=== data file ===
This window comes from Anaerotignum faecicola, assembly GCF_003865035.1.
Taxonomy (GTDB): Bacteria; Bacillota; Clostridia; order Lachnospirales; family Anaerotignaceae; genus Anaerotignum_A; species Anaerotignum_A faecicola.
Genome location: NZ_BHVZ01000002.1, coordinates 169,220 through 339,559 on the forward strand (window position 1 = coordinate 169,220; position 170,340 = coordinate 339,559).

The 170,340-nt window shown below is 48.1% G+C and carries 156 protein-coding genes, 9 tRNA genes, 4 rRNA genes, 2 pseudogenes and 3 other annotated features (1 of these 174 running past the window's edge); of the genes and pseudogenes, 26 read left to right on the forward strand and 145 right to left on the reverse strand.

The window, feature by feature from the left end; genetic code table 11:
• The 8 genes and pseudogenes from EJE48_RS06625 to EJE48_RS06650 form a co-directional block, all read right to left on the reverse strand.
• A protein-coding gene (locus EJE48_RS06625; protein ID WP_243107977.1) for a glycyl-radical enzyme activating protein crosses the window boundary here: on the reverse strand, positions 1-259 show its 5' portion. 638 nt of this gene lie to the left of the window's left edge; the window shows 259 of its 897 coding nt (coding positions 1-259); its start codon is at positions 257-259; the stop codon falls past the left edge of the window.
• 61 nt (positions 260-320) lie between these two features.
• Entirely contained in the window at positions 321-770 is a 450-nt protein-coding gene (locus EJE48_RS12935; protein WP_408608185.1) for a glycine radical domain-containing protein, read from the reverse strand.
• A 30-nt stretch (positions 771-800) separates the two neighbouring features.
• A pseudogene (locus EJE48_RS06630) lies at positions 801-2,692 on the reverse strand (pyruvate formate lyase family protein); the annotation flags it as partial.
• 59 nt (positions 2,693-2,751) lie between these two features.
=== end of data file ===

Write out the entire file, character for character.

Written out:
This window comes from Anaerotignum faecicola, assembly GCF_003865035.1.
Taxonomy (GTDB): Bacteria; Bacillota; Clostridia; order Lachnospirales; family Anaerotignaceae; genus Anaerotignum_A; species Anaerotignum_A faecicola.
Genome location: NZ_BHVZ01000002.1, coordinates 169,220 through 339,559 on the forward strand (window position 1 = coordinate 169,220; position 170,340 = coordinate 339,559).

The 170,340-nt window shown below is 48.1% G+C and carries 156 protein-coding genes, 9 tRNA genes, 4 rRNA genes, 2 pseudogenes and 3 other annotated features (1 of these 174 running past the window's edge); of the genes and pseudogenes, 26 read left to right on the forward strand and 145 right to left on the reverse strand.

The window, feature by feature from the left end; genetic code table 11:
• The 8 genes and pseudogenes from EJE48_RS06625 to EJE48_RS06650 form a co-directional block, all read right to left on the reverse strand.
• A protein-coding gene (locus EJE48_RS06625; protein ID WP_243107977.1) for a glycyl-radical enzyme activating protein crosses the window boundary here: on the reverse strand, positions 1-259 show its 5' portion. 638 nt of this gene lie to the left of the window's left edge; the window shows 259 of its 897 coding nt (coding positions 1-259); its start codon is at positions 257-259; the stop codon falls past the left edge of the window.
• 61 nt (positions 260-320) lie between these two features.
• Entirely contained in the window at positions 321-770 is a 450-nt protein-coding gene (locus EJE48_RS12935; protein WP_408608185.1) for a glycine radical domain-containing protein, read from the reverse strand.
• A 30-nt stretch (positions 771-800) separates the two neighbouring features.
• A pseudogene (locus EJE48_RS06630) lies at positions 801-2,692 on the reverse strand (pyruvate formate lyase family protein); the annotation flags it as partial.
• 59 nt (positions 2,693-2,751) lie between these two features.